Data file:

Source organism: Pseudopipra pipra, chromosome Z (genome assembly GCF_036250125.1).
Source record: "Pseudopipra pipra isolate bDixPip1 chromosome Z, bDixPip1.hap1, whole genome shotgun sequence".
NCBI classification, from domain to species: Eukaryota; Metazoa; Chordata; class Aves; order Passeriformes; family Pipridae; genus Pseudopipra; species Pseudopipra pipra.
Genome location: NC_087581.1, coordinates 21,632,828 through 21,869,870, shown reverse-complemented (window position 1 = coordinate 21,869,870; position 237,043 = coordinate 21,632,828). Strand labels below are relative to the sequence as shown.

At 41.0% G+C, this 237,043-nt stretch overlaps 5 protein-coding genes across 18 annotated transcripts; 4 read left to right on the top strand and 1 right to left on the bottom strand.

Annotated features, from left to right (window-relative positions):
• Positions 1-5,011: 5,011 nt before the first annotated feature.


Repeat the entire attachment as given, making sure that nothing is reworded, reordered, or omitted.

Source organism: Pseudopipra pipra, chromosome Z (genome assembly GCF_036250125.1).
Source record: "Pseudopipra pipra isolate bDixPip1 chromosome Z, bDixPip1.hap1, whole genome shotgun sequence".
NCBI classification, from domain to species: Eukaryota; Metazoa; Chordata; class Aves; order Passeriformes; family Pipridae; genus Pseudopipra; species Pseudopipra pipra.
Genome location: NC_087581.1, coordinates 21,632,828 through 21,869,870, shown reverse-complemented (window position 1 = coordinate 21,869,870; position 237,043 = coordinate 21,632,828). Strand labels below are relative to the sequence as shown.

At 41.0% G+C, this 237,043-nt stretch overlaps 5 protein-coding genes across 18 annotated transcripts; 4 read left to right on the top strand and 1 right to left on the bottom strand.

Annotated features, from left to right (window-relative positions):
• Positions 1-5,011: 5,011 nt before the first annotated feature.